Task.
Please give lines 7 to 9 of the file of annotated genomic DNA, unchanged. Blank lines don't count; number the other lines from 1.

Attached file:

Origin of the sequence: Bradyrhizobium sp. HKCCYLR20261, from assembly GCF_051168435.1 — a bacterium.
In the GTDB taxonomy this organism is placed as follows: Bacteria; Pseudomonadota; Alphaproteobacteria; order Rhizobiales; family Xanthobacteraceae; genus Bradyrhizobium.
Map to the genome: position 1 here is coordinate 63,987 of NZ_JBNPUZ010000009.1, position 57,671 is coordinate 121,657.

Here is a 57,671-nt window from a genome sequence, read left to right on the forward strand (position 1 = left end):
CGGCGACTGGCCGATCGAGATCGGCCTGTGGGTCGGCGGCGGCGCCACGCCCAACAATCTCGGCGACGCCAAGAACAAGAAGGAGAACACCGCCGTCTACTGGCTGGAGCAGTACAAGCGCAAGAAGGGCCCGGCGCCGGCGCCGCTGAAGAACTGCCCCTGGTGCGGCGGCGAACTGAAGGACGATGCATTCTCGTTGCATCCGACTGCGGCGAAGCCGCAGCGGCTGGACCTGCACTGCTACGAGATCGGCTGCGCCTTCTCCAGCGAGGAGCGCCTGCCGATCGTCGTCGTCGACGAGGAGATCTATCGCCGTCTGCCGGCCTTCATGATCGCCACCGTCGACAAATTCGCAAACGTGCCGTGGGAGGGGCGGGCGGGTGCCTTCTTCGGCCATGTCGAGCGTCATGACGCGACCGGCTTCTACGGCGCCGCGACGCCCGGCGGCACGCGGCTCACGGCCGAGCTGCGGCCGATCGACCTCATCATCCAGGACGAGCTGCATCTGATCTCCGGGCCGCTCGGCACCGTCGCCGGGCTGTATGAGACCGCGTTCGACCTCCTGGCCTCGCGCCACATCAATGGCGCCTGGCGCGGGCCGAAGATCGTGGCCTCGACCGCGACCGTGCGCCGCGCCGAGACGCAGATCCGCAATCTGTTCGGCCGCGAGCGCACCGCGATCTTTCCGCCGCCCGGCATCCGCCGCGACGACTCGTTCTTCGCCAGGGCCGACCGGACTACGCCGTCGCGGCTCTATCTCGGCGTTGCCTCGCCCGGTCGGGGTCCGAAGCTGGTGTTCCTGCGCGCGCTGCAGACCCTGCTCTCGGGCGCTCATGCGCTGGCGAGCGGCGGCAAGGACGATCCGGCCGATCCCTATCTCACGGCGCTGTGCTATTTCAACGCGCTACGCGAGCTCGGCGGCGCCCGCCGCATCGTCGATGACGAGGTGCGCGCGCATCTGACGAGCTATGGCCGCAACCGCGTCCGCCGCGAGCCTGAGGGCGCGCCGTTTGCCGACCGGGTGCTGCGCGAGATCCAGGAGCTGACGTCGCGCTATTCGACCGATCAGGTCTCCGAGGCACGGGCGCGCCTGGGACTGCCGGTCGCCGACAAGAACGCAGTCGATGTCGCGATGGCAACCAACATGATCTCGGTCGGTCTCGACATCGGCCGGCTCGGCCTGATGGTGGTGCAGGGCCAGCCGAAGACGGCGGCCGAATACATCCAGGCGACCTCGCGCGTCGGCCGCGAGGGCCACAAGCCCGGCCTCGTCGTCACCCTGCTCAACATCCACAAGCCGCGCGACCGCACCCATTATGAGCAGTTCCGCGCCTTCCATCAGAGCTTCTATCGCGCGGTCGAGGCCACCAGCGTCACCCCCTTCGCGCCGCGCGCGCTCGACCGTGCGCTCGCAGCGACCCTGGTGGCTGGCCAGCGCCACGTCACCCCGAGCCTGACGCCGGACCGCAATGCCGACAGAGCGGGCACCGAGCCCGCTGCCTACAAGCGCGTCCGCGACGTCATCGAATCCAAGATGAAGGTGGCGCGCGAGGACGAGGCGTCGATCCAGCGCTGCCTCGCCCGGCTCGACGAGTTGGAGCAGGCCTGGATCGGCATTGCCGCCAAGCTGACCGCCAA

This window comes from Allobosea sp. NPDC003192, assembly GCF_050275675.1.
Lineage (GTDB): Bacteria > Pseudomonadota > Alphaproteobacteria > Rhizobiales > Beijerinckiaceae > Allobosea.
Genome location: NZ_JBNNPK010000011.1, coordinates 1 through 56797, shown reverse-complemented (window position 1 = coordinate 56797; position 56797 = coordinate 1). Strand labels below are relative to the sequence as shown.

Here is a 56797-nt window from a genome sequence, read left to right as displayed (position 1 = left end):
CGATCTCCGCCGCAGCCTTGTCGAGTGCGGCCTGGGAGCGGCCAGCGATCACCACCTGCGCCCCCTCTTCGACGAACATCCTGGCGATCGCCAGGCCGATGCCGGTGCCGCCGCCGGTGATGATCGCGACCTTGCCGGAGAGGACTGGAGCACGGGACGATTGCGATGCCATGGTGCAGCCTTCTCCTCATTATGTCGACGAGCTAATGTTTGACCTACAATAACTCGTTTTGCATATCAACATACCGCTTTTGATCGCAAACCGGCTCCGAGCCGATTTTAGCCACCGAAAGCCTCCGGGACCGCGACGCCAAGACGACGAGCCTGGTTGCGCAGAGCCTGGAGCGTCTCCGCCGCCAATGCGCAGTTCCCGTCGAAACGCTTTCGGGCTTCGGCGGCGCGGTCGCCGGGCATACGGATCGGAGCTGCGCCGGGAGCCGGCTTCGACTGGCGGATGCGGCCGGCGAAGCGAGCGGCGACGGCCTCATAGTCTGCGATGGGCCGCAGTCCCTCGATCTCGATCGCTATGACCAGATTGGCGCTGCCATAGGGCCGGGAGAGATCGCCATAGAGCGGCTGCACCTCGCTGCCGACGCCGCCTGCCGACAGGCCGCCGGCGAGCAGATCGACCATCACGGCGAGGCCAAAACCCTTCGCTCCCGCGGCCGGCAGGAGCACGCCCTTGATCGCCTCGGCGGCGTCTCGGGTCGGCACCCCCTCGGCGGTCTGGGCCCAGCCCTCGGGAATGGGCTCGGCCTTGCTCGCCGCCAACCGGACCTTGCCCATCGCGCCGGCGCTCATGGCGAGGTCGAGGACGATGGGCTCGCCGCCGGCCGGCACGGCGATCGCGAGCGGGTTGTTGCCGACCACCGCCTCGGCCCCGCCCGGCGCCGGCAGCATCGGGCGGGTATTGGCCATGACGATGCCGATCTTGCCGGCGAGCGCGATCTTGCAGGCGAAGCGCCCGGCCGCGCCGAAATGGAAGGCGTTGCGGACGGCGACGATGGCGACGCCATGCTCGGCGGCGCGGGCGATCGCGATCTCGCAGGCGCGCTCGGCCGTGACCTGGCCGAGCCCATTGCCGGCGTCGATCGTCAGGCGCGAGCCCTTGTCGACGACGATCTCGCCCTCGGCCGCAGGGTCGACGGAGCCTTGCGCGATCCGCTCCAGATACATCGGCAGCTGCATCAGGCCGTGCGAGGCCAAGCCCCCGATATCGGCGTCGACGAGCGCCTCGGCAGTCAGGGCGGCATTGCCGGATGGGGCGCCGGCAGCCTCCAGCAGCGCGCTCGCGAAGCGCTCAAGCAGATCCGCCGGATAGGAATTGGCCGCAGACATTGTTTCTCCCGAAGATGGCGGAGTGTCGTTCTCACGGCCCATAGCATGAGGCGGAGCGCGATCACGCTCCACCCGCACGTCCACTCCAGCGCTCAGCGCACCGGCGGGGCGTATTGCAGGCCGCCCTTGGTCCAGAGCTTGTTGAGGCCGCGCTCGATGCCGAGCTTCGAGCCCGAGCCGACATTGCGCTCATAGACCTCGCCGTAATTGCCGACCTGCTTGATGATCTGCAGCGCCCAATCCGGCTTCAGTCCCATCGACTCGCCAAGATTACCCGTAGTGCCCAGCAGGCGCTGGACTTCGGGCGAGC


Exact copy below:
Lineage (GTDB): Bacteria > Pseudomonadota > Alphaproteobacteria > Rhizobiales > Beijerinckiaceae > Allobosea.
Genome location: NZ_JBNNPK010000011.1, coordinates 1 through 56797, shown reverse-complemented (window position 1 = coordinate 56797; position 56797 = coordinate 1). Strand labels below are relative to the sequence as shown.

Here is a 56797-nt window from a genome sequence, read left to right as displayed (position 1 = left end):